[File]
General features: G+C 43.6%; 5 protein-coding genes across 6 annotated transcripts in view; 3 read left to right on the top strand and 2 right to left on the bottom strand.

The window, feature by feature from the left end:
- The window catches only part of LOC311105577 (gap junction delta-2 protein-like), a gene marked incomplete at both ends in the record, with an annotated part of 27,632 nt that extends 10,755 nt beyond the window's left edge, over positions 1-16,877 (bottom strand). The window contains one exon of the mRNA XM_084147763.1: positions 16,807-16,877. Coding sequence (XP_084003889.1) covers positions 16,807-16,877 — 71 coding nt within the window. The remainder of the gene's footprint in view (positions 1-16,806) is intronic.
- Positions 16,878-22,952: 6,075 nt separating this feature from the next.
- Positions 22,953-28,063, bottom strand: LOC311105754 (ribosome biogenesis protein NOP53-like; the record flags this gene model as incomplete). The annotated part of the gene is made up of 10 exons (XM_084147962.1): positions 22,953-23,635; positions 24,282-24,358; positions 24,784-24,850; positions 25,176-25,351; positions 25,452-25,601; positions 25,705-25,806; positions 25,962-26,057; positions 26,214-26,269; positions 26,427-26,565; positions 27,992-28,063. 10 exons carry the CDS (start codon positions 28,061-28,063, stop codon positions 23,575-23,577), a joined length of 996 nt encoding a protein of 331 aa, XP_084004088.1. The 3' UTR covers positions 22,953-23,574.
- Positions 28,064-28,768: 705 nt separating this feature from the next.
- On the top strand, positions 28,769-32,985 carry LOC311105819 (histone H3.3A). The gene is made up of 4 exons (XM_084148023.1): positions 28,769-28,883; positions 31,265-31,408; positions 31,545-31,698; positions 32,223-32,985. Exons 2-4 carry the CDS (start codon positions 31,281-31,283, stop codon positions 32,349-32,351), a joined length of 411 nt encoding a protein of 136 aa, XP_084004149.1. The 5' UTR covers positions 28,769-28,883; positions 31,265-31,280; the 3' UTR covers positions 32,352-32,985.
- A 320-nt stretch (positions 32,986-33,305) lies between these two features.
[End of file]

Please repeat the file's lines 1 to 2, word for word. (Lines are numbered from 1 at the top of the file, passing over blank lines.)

General features: G+C 43.6%; 5 protein-coding genes across 6 annotated transcripts in view; 3 read left to right on the top strand and 2 right to left on the bottom strand.

The window, feature by feature from the left end: